Lynnette: Take Date down to McCully, then turn right.
Phil: What?
L: This is Date. Stay here. Now ride it all the way down to McCully.
P: OK. MADISON, ARE YOU GETTING ALL THE STOPS?
Madison: Yeah, dad!
L: No, this is Citron.
P: Sh*t.
L: It’s fine. Just keep going.
P: Wait. I know where we are. We’re by the WASHUUUUUUU!
L: What?
*We pull up near a building with a sign that features a character from a foreign language and the word “washuu”.
P: See! Washuuuuuuu!
L: Jesus.

I’ve grown since then. Also, living in town is awesome.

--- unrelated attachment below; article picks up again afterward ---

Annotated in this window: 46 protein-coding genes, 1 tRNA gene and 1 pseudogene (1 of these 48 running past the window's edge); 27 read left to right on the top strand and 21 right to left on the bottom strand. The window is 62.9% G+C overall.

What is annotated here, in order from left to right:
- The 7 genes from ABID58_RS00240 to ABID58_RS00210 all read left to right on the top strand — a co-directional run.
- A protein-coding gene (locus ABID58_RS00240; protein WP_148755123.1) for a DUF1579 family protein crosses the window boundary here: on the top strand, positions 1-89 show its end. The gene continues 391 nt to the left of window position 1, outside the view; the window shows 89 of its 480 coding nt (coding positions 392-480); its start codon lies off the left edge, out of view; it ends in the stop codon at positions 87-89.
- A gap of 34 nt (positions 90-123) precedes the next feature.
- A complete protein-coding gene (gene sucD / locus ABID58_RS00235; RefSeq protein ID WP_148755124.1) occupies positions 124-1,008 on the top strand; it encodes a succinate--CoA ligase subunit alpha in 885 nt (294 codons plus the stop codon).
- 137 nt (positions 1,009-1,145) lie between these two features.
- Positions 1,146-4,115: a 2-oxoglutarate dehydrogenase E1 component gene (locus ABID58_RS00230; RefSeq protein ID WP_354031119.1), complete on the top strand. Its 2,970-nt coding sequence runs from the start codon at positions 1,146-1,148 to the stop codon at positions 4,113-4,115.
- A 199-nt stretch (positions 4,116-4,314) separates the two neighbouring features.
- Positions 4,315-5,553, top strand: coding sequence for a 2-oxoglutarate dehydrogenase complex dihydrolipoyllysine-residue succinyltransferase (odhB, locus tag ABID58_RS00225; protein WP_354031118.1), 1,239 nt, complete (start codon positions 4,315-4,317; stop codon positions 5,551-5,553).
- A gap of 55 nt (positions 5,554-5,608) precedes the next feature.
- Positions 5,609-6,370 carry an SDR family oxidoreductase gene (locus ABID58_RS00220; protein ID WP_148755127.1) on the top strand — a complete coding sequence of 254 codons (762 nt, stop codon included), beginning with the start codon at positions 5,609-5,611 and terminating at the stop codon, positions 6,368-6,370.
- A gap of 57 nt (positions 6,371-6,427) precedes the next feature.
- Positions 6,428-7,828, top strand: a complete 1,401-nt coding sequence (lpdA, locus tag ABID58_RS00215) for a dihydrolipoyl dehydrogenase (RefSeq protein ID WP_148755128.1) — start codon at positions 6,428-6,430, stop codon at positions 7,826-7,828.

2*Extra Time With Cole and Madison. During Avery’s first two weeks in the PICU both Madison and Cole weren’t allowed in the room. While this wasn’t a problem when family members visited, it was something of a math issue when Lynnette and me went to the hospital. Only one of us could visit Avery at a time because the other had to watch the kids. This worked out for about a week until Cole started to realize that going to the hospital meant he’d be sitting around doing nothing for a few hours. Our plans morphed. I’d drop Lynnette off at the hospital, then take Madison and Cole some place in town. Yes, these places were always rife with lit Pokemon stops, but it was always a good time. Cole rolled around on a mat and picked at the grass. Madison got to wade in calf-deep water behind the aquarium. We went for snacks at Ala Moana. But my favorite part of every adventure like this was waiting until sunset. I’d take the two kids behind the aquarium and set them right up against the wall with the ocean and sun behind them. Every time, I’d try to snap a picture of them – even though I knew the shot would be back lit and horrible. Still, it seemed like a great thing to try for.